Jane Grey black and white 3

Soon after, she became one of the leading figures in the Evangelical movement. In 1552, shortly after Somerset’s execution, her family gained more prominence. Renown Protestant figures like the pastor Michael Angelo Florio whose congregation looked after Protestant exiles, praised her and held her as an example for other Protestant women to follow. He wasn’t the only one, older women like William Cecil’s wife, Mildred Cooke, thought the same. In a letter she wrote in Greek, she compared the adolescent girl to the fourth century bishop of Caesare, Basil the Great, and gave her a copy of one of his many works. Her former tutor Bullinger introduced her to the works of Theodore Bublinger who had translated the Koran -this has led some historians to believe that she might have also been taught Arabic. As her popularity among scholars grew, Jane’s self importance also grew and so did her arrogance. Her father, by this time Duke of Suffolk, together with the Marquis of Northampton (William Parr -Katherine Parr’s brother), and John Dudley, Duke of Northumberland, supported the King in his reissue of the prayer book which completely outlawed the mass and introduced more radical reforms inspired by Swiss and German reformers such as Bullinger and Ulm. There were few opponents in Edward’s council to these new reforms, but among them was Archbishop Thomas Cranmer of Canterbury who had been a good friend of the “Good Duke” (Edward Seymour) and believed these reforms were too radical and too soon to be implemented. Also in this year, Henry began to make plans for his eldest daughter and heir’s betrothal. Jane was not he first bride her father in law had in mind for Guildford. Margaret Clifford, another descendant of Mary Tudor and Charles Brandon was his first choice but her father said no since Guildford was only a fourth son and in spite of his pleas and the king’s, the earl’s mind remained unchanged. As the king’s health got worse the following year, he gave his blessing to Northumberland and Suffolk to wed their four teenage offspring. In a triple marriage ceremony in May 25 1553, Jane was married to Guildford, Katherine to Lord Herbert, and Catherine Dudley to Lord Hastings. With the pieces set, it was only a matter of time before Edward’s passing led to their final move.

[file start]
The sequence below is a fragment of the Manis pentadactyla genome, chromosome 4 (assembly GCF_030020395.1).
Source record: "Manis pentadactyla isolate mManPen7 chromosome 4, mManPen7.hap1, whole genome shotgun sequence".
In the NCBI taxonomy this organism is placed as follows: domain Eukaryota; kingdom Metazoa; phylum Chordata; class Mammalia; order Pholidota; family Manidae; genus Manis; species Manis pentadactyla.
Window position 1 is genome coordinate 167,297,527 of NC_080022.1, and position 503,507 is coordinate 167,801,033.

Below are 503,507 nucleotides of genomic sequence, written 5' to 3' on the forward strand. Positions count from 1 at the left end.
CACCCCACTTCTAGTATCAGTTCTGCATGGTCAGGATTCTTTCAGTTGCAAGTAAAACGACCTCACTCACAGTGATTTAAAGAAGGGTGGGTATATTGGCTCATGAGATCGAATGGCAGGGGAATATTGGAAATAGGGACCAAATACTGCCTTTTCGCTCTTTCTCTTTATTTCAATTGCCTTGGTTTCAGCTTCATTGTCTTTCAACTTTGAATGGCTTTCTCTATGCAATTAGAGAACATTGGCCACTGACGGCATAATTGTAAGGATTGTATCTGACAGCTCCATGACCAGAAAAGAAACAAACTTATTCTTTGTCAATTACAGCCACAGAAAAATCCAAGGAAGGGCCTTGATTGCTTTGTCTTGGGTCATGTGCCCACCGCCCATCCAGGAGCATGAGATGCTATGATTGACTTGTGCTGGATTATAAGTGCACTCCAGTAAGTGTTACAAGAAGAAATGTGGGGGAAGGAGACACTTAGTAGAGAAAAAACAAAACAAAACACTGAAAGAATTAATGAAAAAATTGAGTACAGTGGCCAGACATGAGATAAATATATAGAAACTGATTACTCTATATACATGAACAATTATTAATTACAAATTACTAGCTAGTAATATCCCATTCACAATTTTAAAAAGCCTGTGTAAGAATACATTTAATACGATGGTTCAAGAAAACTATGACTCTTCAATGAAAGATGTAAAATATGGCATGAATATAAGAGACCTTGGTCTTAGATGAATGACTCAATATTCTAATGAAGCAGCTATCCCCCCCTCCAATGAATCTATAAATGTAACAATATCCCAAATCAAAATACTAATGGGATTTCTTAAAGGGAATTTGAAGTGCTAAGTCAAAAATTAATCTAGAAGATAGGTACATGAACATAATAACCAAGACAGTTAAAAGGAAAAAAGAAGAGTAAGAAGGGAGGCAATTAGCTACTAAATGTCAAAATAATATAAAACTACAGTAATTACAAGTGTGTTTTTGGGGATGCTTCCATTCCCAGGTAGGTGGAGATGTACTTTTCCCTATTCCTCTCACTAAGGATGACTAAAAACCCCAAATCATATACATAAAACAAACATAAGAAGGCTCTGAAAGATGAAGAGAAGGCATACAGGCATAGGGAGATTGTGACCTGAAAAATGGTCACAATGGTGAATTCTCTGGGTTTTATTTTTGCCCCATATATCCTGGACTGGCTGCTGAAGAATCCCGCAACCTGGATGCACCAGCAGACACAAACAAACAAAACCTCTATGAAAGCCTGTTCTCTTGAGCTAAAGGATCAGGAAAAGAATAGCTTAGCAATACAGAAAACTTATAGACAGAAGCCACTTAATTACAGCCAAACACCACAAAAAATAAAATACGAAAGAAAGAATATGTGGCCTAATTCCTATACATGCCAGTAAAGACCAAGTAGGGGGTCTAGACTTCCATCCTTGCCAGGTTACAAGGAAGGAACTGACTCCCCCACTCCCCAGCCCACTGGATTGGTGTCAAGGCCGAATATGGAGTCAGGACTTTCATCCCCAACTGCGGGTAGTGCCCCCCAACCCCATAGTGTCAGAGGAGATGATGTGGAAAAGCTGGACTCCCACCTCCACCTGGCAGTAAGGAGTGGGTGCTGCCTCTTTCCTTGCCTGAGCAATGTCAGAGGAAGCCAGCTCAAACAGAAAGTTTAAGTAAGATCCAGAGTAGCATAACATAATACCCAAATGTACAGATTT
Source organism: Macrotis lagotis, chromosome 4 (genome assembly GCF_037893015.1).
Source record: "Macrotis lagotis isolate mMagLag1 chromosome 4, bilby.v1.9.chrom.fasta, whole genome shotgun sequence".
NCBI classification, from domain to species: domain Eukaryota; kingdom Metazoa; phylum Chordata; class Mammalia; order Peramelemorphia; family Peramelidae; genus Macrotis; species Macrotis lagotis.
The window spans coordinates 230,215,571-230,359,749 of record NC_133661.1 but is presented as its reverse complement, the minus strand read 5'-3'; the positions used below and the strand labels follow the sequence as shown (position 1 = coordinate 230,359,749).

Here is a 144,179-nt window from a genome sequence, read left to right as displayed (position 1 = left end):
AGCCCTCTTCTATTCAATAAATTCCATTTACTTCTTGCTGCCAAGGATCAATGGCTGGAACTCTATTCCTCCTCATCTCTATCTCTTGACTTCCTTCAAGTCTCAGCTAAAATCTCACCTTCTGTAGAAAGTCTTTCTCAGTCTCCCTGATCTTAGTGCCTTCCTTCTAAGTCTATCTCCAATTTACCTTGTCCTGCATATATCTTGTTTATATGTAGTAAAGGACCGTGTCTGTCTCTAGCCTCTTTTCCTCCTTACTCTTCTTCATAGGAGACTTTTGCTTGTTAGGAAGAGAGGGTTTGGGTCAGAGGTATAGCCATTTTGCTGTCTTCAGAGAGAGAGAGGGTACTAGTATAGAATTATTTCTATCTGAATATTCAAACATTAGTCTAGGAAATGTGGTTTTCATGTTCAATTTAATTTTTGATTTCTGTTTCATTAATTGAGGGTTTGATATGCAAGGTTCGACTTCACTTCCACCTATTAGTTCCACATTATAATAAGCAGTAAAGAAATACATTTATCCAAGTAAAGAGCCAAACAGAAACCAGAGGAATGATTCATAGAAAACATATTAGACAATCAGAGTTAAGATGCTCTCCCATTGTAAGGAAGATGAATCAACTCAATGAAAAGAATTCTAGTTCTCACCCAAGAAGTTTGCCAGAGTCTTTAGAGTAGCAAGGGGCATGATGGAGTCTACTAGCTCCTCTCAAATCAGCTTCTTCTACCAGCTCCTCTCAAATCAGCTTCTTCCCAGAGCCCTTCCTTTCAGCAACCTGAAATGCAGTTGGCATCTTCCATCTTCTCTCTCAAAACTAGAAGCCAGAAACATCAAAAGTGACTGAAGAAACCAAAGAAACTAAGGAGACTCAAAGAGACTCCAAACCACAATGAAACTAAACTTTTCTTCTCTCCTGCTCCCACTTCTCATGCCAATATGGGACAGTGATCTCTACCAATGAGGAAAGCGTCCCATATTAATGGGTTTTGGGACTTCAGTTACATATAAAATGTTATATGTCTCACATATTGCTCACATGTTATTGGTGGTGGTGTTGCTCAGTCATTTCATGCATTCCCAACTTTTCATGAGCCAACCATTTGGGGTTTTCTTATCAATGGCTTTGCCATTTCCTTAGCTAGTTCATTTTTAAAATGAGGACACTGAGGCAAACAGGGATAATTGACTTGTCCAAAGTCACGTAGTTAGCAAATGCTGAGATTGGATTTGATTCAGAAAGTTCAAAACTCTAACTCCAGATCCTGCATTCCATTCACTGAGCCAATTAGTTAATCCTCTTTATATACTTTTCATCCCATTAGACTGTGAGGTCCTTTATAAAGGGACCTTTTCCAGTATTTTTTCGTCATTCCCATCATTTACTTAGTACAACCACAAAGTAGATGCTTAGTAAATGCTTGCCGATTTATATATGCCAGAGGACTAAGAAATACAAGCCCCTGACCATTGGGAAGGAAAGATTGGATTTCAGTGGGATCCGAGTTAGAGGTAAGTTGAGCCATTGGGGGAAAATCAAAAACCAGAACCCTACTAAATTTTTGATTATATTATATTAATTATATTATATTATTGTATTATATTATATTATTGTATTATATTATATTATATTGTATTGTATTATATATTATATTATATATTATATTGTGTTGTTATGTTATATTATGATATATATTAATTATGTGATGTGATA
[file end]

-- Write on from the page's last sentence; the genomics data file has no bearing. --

Sources:

  • Lisle, Leanda. Tudor. Passion. Manipulation. Murder. The Story of England’s Most Notorious Royal Family. Public. 2013.
  • –. The Sisters who would be Queen. Harper. 2009.
  • Ives, Eric. Lady Jane Grey: A Tudor Mystery. Wiley-Blackwell. 2009.
  • Whitelock, Anna. Mary Tudor: Princess, Bastard, Queen. Random House. 2010.
  • Porter, Linda. The Myth of Bloody Mary. St. Martin Press. 2008.